The Chicago Employment Law Blog

Ho Ho No!?! Workplace Holiday Parties Without the Lawsuits

Ho Ho Ho? Stop with the holiday cheer! There will be no St. Nick here, mister! This isn't the Grinch talking, but a lawyer, worried about your exposure to lawsuits. Sure, company parties can be a lot of fun, but they can also put you at risk for sexual harassment, wage and overtime, and discrimination lawsuits.

If you feel that employee morale is best served by having a holiday party, and you're willing to assume the risks associated with holiday parties, here are a few tips to minimize exposure:

  • Keep it Secular - Employees come in all shapes, sizes, races, religions, genders, and ages. A Christmas party is going to appeal to certain employees, while leaving others out. The same goes for a Hanukah, Kwanza, or Eid (too late) party. Instead, consider having an "End of Year" party to celebrate your employees' fine work over the last 365 days.
  • Keep it Sober-ish - Alright, so "End of Year" parties aren't as much fun while sober. We get it. However, consider that creepy intern that sits in the corner of the office and stares at the female employees. Put a couple of drinks in him. What do you get? Sexual harassment. There's also the possibility of DUIs and other reckless behavior. If alcohol is a necessity at the party, consider putting a drink limit and providing either taxi vouchers or a hired sober driver for your employees.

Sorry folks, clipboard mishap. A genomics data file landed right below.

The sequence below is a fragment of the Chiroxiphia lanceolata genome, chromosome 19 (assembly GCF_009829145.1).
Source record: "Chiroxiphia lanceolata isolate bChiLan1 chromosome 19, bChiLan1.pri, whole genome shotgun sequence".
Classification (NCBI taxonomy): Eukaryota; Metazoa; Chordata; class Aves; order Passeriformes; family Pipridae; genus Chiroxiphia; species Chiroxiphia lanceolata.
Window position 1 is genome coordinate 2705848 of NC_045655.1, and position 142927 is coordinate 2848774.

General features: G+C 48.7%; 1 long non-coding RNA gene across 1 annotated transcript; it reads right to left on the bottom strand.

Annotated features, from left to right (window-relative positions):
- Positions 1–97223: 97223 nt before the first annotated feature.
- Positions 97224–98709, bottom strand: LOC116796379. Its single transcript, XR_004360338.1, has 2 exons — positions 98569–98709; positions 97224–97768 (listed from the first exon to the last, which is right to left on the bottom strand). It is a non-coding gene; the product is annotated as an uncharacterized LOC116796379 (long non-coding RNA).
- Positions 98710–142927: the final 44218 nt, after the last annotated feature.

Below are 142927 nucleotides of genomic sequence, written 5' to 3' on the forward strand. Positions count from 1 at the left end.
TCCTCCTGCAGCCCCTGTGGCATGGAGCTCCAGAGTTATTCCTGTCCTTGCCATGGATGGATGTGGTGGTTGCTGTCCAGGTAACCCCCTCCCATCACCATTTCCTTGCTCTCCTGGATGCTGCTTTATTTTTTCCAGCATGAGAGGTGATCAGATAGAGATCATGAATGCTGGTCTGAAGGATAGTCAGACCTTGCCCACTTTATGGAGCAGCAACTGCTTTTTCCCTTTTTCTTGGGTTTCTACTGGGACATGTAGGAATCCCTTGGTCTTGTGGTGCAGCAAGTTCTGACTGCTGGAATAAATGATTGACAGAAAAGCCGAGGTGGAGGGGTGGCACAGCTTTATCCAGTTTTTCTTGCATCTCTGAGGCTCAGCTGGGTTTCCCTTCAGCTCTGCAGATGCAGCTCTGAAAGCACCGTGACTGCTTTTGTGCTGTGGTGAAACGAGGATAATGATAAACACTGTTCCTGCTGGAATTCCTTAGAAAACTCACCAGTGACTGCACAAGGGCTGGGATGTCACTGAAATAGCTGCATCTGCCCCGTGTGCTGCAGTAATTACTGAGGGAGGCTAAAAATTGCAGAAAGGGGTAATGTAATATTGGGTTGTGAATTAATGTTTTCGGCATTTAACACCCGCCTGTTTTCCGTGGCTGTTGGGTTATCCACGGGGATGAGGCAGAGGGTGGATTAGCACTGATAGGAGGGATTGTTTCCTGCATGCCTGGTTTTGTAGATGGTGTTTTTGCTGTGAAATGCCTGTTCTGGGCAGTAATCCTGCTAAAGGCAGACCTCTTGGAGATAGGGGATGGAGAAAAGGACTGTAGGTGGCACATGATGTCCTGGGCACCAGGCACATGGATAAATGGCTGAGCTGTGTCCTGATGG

• Attendance is Not Mandatory - This is key if you have hourly wage earners and non-exempt employees. Remember our post about overtime for salaried employees? Take a peek at it. If this party is mandatory, your employees might have a claim that they should be paid for their time. Even if it is not mandatory, don't pressure employees to show up. They still might have a claim for unpaid wages if they feel that they were unofficially pressured into showing up for the sake of their job.

We don't want to ruin the fun -- but it's our job to watch your back. While office holiday parties can boost morale and provide a bonding experience for the staff, it's no longer as simple as find a room, add a keg, have a happy holiday. Employers should prepare properly to avoid putting employees in uncomfortable situations.

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